The impact of COVID-19 in the forwarder industry
Created on February 3, 2021 | Last updated on May 4, 2021 at 08:59 pm
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During the past years working with the freight forwarding market, we saw twists and turns across the industry that encouraged us to evolve. But with the impact of COVID-19 in the forwarder industry, it was clear that technology needs to be the grand ally of the market.
In our conversation with Marcelo Vitorino, Regional Cargo Manager of TAP Air Portugal, we understood how important it is to keep improving our business technologically especially now with the COVID-19.
Coronavirus has impacted many industries worldwide, especially the logistics and freight forwarder sector.
Managing the changes that had to be done within these industries is challenging, particularly because it’s an industry that is used to doing business in an old fashion way, and with the pandemic, the forwarder market had to adapt to a technological way of administrating the business.
How is the freight forwarding industry evolving
For a long time, the freight forwarders took on average two days to get a business done, it was necessary to call, and that could take two hours of the day, after the shipment was booked, there was paperwork to be done and faxed. You can imagine how long that took, right?
Gladly, the communication between freight forwarders has improved, with the internet everything can be done via email. Of course, forwarders still call themselves to arrange some details of a business, but that occurs with less frequency.
Another big change in the forwarder industry is the software and platforms that are being created by many companies to make quotations and bookings easier and faster.
With the impact of the COVID-19 in the forwarder industry, the market has evolved even more, now as long as you have an internet connection you can work from wherever you are. Before the pandemic that wasn’t much common in many industries, especially in the freight forwarding sector.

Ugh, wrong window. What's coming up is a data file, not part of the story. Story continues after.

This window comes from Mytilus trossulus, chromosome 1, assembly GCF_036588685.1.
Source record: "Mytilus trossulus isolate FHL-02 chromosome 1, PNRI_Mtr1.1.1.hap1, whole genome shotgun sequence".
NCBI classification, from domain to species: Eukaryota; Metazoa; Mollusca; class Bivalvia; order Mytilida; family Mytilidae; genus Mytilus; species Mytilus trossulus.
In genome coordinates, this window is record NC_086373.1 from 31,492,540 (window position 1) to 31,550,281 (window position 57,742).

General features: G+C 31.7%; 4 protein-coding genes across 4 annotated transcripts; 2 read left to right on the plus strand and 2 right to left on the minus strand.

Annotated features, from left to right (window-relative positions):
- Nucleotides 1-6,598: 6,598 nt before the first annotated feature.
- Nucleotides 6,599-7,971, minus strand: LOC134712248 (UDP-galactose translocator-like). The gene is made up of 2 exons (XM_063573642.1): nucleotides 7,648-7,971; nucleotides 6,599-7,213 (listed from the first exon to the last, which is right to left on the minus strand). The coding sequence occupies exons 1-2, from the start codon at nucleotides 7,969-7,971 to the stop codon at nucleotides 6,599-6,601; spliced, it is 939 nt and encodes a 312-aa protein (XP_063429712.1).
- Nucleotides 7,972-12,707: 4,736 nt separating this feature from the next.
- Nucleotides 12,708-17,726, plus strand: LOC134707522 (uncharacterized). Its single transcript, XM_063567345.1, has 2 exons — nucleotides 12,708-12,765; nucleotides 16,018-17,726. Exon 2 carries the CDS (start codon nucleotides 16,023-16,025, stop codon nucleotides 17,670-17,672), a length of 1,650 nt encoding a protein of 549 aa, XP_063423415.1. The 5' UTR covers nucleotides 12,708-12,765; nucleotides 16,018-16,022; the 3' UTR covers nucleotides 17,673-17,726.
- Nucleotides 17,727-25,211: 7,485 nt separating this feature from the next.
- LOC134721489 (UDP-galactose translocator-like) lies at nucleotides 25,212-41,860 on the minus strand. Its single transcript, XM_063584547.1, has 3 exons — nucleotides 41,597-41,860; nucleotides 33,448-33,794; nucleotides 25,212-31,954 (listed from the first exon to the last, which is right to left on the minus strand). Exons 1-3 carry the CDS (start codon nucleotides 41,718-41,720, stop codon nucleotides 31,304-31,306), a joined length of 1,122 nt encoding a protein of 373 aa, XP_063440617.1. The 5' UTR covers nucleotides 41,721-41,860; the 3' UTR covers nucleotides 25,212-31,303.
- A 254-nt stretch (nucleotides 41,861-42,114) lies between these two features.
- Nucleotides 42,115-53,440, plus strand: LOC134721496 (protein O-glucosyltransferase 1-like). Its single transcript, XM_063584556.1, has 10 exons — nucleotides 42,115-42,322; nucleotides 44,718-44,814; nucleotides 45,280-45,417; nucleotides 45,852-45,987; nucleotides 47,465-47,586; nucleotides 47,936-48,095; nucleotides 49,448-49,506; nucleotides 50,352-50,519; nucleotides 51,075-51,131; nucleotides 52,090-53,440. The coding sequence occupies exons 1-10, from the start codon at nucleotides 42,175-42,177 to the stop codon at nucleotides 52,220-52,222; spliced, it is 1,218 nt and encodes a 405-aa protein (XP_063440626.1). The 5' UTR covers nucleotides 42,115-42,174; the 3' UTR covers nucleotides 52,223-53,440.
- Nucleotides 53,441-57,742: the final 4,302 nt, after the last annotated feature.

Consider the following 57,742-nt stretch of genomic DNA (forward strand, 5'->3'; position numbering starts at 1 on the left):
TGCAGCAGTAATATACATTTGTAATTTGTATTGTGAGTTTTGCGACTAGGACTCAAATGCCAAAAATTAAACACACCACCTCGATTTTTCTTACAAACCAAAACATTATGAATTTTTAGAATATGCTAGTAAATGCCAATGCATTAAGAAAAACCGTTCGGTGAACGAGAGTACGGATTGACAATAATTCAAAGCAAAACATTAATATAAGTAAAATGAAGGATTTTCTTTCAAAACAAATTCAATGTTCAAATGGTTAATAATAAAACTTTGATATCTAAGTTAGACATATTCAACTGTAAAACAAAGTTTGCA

Some other interactions the freight forwarders have with each other are also about to change, for example, the face-to-face meetings, with the COVID-19 many forwarders will probably prefer to keep doing most of them online. Once you lower the visits your forwarder company can use the money to invest in other areas of the business.
Of course, the relationship with your partner is still important, but you can maintain it online by sending emails every once a week, calling once a month, and if it’s still important to your company you can do face-to-face meetings once a year gathering all of your partners.
What did the pandemic teach the forwarder market?
As we saw the changes the freight forwarder industry has been through the past few years it’s clear that nowadays, especially with the coronavirus, bringing technology to your forwarder company is no longer an option.
However, improving your business with technology is more than having a system inside the company, it’s to understand your customer’s needs and develop technological solutions for that.
It’s important to map the Needs Assessment, which is the process used to determine what needs to be improved in a company in its current state, helping you to focus your work on an urgent matter.
Another important lesson the COVID-19 has taught the forwarder industry is to be prepared for rapid changes and requests to be delivered in a short period of time.
That tends to be a big trend for the next few years, delivering products faster. As we know there are already some companies that shorten the time of the delivery, like Amazon and Walmart.
In case you want to know more about the vision of Marcelo Vitorino, Regional Cargo Manager of TAP Air Portugal, and what TAP is doing to keep improving with the coronavirus pandemic watch the video below.